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CU researchers pioneer new brain imaging technique

Process may allow scientists to capture neural activity in active, not restrained, subject

Brendan Heffernan works on a stimulated emission depletion (STED) microscope.
Brendan Heffernan works on a stimulated emission depletion (STED) microscope.

Researchers at the University of Colorado Boulder and Anschutz campuses have broken new ground by providing a proof of concept that adapting lasers through fibers and a powerful DIY microscope can track the brain activity of a free-moving subject.

“If we want to continue improving as a society, we need to know how the brain works,” said Brendan Heffernan, a PhD student at CU Boulder who headed the optical side of the project. “We could use this to see something in the brain we haven’t before.”

Neuroscientists use stimulated emission depletion (STED) microscopes to track the dendritic spines on neurons, which are tied to how the brain learns and develops. But they often run into two major roadblocks: access to the instruments and accurately reading an active brain.

Those powerful microscopes are often priced too high for laboratories. A 2016 article on priced Nikon Instruments’ N-SIM E at $600,000. Scientists and researchers who have access to laboratories that can afford the microscopes, or who instead settle for less powerful ones, then run into a problem just as daunting as any price tag: It’s difficult to track synapses when a subject is restrained.

“The only way to understand what the brain is doing is tracking it as it’s behaving and learning,” said Emily Gibson, an associate professor in the bioengineering department at CU Denver who collaborated on the project. “A lot of behaviors cannot be done in a restrained environment,”

Solving both the problem of cost and the problem of trying to image an active brain is what makes Heffernan’s project groundbreaking. He and four other researchers in the CU network built a STED microscope with off-the-shelf and commercially available parts, making it much less expensive than microscopes that are currently available, while also using fibers that can move with doughnut-shaped lasers — something that can deem other instruments as the static counterparts of yesteryear.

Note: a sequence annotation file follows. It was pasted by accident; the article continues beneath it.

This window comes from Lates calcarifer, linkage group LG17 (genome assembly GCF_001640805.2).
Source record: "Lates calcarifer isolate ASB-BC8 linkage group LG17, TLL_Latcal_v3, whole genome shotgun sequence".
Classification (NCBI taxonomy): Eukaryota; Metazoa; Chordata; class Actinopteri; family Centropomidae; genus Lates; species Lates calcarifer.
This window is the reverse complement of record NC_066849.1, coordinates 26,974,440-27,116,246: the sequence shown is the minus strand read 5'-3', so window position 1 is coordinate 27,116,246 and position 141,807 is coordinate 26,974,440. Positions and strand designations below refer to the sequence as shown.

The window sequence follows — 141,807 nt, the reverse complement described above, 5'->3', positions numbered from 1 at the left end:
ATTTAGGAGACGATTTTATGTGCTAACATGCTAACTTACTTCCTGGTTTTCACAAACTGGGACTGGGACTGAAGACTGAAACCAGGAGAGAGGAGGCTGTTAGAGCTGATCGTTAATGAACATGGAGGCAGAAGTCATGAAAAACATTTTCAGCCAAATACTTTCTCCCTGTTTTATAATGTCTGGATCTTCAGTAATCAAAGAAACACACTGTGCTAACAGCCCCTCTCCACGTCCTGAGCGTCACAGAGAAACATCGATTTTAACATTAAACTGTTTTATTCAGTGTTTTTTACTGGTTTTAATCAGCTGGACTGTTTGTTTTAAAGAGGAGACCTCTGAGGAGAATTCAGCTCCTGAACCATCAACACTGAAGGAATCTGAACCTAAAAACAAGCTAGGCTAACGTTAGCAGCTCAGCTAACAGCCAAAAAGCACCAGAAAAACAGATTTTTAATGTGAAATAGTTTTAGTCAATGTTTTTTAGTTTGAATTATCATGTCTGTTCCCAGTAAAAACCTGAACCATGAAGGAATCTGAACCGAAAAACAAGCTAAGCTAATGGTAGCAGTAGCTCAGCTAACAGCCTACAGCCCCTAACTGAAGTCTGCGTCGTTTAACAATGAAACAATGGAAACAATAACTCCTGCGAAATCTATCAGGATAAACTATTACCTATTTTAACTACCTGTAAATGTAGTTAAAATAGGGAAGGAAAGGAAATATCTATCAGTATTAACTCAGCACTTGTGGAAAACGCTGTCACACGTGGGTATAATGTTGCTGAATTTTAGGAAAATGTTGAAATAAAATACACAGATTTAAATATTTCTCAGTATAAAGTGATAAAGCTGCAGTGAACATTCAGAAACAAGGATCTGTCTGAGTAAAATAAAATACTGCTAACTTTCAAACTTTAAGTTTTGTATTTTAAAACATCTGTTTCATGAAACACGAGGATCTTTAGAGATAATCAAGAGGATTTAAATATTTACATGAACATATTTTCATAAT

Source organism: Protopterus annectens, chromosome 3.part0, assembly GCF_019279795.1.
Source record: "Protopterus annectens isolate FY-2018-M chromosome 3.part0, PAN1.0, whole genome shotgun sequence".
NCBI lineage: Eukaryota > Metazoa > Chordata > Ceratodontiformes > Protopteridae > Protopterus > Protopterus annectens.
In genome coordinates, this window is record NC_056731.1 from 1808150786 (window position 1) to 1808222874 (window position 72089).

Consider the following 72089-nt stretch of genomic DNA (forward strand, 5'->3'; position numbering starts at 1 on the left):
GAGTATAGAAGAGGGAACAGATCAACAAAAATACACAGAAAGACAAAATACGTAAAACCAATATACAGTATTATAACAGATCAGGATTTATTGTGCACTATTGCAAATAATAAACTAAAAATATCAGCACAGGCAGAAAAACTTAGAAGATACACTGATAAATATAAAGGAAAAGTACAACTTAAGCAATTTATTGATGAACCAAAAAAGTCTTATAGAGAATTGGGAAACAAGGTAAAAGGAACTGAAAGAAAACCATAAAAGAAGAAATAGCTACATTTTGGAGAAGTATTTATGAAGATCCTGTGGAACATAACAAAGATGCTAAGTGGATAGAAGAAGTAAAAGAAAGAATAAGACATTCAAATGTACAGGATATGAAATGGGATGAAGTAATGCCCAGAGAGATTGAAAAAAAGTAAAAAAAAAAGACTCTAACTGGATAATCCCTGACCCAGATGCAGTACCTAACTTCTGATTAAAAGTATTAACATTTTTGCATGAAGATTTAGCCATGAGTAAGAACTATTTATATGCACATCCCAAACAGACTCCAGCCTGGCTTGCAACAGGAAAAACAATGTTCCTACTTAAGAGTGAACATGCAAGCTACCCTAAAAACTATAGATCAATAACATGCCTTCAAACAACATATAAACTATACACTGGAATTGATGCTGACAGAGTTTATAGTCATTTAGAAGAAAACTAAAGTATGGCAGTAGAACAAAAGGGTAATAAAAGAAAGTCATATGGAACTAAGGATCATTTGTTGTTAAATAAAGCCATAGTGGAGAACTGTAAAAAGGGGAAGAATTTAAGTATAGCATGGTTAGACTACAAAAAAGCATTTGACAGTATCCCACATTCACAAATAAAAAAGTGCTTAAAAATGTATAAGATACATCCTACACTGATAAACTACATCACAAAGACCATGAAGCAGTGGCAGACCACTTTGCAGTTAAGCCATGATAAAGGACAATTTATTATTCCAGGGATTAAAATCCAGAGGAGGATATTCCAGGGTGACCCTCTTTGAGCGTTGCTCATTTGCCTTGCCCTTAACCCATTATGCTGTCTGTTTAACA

Stephanie Meyer, senior researcher at CU Anschutz; CU Anschutz professor Diego Restrepo; University of Denver professor Mark Siemens; and CU Boulder associate professor Juliet Gopinath are the other team members.

Nature Research journal Scientific Reports published the team’s proof of concept on July 31.

Essentially, the current process of tracking the synapses on cells can be equated to a single photo, whereas this process is the equivalent of a feature film. That motion picture, according to CU Boulder associate professor Zoe Donaldson, can offer a revolutionary look at the anatomy of learning in animals, including humans. In turn, access to that process can help prevent degenerative diseases.

“We don’t know the early stages of Alzheimer’s, a disease where you begin to lose your memory,” Donaldson said. “Are you losing synapses early or later? In theory, this can tell us what happens first.”

Heffernan, Gibson, and Restrepo all said that their breakthrough could help the Brain Research through Advancing Innovative Neurotechnologies (BRAIN) Initiative. The initiative aims to achieve the mountainous task of understanding and preventing brain diseases like Alzheimer’s. While the team’s research doesn’t complete that initiative, it offers a tool that could be important to its work.